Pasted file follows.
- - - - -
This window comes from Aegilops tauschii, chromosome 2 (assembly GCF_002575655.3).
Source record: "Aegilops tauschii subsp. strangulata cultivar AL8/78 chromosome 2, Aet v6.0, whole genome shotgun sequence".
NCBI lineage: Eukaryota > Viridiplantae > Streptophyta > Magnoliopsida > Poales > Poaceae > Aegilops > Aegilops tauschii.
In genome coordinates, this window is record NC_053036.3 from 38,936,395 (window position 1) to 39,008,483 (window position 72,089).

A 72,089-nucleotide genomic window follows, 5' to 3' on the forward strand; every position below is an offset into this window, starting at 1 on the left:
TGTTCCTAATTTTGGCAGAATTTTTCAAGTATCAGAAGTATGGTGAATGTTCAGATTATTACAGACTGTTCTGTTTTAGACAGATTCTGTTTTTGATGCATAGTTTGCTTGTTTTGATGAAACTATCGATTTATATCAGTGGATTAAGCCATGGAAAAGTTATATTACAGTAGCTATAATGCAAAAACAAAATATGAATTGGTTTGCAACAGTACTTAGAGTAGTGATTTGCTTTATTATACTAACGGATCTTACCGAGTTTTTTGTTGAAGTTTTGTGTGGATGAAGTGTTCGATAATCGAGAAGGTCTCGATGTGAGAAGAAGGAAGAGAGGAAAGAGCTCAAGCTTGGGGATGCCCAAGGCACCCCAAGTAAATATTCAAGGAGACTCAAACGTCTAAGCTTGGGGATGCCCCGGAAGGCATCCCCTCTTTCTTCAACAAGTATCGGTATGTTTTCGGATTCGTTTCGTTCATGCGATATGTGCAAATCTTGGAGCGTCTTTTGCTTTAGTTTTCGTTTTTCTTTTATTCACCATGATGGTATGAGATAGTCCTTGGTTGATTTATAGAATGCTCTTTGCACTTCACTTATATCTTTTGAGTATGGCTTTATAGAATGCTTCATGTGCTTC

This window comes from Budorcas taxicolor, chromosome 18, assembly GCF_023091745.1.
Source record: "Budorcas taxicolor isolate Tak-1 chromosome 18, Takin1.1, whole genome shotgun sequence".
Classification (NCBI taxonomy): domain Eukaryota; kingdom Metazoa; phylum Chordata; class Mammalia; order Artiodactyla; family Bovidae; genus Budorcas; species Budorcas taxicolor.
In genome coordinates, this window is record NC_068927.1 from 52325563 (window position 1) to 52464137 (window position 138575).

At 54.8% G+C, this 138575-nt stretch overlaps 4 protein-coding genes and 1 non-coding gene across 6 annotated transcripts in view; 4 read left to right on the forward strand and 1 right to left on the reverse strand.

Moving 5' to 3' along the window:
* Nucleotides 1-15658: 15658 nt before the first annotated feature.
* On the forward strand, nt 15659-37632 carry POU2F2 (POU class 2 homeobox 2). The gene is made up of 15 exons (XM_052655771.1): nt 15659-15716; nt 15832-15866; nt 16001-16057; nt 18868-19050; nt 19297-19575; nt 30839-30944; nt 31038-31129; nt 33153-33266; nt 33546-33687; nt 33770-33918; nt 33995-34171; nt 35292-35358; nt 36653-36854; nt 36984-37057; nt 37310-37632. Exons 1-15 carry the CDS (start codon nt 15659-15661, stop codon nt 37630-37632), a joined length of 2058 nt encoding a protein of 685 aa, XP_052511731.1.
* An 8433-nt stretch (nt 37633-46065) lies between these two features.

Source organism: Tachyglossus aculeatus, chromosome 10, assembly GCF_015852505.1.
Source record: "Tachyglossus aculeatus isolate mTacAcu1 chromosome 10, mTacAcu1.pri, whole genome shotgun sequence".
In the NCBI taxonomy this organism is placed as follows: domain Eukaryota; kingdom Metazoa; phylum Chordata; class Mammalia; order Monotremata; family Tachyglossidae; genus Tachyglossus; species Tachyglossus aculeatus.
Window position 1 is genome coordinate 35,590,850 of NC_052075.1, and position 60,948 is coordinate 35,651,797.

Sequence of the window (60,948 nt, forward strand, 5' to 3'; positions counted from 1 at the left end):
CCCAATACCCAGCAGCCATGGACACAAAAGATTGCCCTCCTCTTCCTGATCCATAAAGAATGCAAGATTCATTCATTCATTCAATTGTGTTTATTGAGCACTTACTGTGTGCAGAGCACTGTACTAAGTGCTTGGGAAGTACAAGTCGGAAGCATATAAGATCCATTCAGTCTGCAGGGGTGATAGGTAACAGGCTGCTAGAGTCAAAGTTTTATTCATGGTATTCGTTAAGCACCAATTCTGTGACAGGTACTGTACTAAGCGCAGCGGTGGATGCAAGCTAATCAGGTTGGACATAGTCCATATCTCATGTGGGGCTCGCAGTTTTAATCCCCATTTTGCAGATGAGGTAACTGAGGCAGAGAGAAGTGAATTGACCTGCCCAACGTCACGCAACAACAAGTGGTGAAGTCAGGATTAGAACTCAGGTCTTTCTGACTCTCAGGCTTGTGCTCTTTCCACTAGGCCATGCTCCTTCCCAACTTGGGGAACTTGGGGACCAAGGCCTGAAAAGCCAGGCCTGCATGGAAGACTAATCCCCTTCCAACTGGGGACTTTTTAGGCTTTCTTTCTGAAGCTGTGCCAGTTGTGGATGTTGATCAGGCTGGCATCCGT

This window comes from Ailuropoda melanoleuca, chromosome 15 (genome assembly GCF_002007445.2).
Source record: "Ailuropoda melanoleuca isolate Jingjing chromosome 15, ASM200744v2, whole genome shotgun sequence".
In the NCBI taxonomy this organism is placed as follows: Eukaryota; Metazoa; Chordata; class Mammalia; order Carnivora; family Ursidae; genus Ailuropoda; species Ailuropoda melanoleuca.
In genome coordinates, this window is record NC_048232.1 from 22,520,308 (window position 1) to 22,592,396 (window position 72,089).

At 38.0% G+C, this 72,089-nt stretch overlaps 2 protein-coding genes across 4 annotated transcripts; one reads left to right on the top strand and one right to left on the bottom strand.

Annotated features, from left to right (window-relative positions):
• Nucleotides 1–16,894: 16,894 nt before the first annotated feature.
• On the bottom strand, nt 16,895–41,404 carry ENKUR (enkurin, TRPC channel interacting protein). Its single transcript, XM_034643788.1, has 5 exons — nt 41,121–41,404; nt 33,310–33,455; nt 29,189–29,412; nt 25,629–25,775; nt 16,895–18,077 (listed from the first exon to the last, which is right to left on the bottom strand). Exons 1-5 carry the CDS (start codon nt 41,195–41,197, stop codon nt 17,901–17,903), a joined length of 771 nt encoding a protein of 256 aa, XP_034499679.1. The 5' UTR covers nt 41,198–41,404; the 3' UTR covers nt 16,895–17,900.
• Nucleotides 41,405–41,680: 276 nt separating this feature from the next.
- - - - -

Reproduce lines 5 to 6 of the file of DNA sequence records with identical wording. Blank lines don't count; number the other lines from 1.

A 72,089-nucleotide genomic window follows, 5' to 3' on the forward strand; every position below is an offset into this window, starting at 1 on the left:
TGTTCCTAATTTTGGCAGAATTTTTCAAGTATCAGAAGTATGGTGAATGTTCAGATTATTACAGACTGTTCTGTTTTAGACAGATTCTGTTTTTGATGCATAGTTTGCTTGTTTTGATGAAACTATCGATTTATATCAGTGGATTAAGCCATGGAAAAGTTATATTACAGTAGCTATAATGCAAAAACAAAATATGAATTGGTTTGCAACAGTACTTAGAGTAGTGATTTGCTTTATTATACTAACGGATCTTACCGAGTTTTTTGTTGAAGTTTTGTGTGGATGAAGTGTTCGATAATCGAGAAGGTCTCGATGTGAGAAGAAGGAAGAGAGGAAAGAGCTCAAGCTTGGGGATGCCCAAGGCACCCCAAGTAAATATTCAAGGAGACTCAAACGTCTAAGCTTGGGGATGCCCCGGAAGGCATCCCCTCTTTCTTCAACAAGTATCGGTATGTTTTCGGATTCGTTTCGTTCATGCGATATGTGCAAATCTTGGAGCGTCTTTTGCTTTAGTTTTCGTTTTTCTTTTATTCACCATGATGGTATGAGATAGTCCTTGGTTGATTTATAGAATGCTCTTTGCACTTCACTTATATCTTTTGAGTATGGCTTTATAGAATGCTTCATGTGCTTC